Then, out of the stillness, rise chords in ascending procession, anticipating the entry of the choir. When the voices join in, it’s like a pilgrimage, the quiet reverential singing underlined by pizzicato-like footfalls. Boulez is evoking Tannhäuser, a connection which Mahler almost certainly would have appreciated. Again, he does this by extremely precisely defining the different textures and colours, so that they literally seem to shine. The famous off-stage trumpets were exceptionally effective in the clean acoustic of the Philharmonie, truly adding an unusual, celestial layer to what was happening on stage.

For all its highly charged spirituality, this symphony is profoundly personal and intimate. Thus the poignant solo violin part, pitted against the massed choir, and the delicate celeste and mandolin among the grand instrumentation. It’s dedicated to Alma. Mahler’s wife and muse. She was the Gretchen to his Faust. Read Professor Henry-Louis de La Grange's monumental biography of the composer for background. The Fourth volume, A New life Cut Short is absolutely essential reading, for it covers the turbulent last years of Mahler's life. The book sheds great insight, an invaluable aid to appreciating what made Mahler tick.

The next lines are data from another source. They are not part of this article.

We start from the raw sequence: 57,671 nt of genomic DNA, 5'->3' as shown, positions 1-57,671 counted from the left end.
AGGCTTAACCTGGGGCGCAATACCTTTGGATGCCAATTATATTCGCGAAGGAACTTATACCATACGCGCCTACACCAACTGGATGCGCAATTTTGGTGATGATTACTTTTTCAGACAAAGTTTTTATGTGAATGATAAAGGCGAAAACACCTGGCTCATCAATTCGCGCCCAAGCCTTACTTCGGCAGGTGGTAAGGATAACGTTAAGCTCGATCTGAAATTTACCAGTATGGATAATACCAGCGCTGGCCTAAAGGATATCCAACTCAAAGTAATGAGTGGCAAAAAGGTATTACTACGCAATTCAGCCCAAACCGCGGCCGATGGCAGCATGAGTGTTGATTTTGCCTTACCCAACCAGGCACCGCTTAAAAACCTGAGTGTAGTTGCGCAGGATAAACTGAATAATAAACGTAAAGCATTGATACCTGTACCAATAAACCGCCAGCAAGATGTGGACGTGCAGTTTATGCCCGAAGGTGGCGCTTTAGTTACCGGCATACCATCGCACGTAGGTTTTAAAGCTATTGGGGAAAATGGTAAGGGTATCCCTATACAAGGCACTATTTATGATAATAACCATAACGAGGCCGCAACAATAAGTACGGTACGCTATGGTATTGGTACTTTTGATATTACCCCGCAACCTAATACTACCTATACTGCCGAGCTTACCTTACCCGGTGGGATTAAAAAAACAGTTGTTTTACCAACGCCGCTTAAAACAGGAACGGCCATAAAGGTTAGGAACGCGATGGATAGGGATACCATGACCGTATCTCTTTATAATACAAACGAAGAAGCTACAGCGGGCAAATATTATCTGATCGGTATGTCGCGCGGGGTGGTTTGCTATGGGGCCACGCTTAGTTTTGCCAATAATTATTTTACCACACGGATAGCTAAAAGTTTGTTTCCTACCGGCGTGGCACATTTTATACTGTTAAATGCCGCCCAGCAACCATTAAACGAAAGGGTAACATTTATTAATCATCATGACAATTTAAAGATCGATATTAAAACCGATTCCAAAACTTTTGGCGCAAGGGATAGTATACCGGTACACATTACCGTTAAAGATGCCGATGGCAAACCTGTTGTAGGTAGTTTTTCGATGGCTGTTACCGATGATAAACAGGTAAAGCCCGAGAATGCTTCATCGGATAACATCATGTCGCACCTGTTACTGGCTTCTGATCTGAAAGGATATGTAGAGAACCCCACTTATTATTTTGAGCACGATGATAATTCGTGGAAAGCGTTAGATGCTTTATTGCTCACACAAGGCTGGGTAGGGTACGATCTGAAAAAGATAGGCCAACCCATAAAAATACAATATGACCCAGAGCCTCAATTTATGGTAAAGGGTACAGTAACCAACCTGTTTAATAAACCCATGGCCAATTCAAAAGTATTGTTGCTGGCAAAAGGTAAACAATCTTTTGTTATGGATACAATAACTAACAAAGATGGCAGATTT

However badly Alma was to treat the composer, she was his inspiration. So it is Das Ewig-Weibliche that draws us heavenward, as the Chorus mysticus tells us, the Eternal Feminine, embodied in the Mater Gloriosa, “Jungfrau, Mutter, Königen, Göttin”.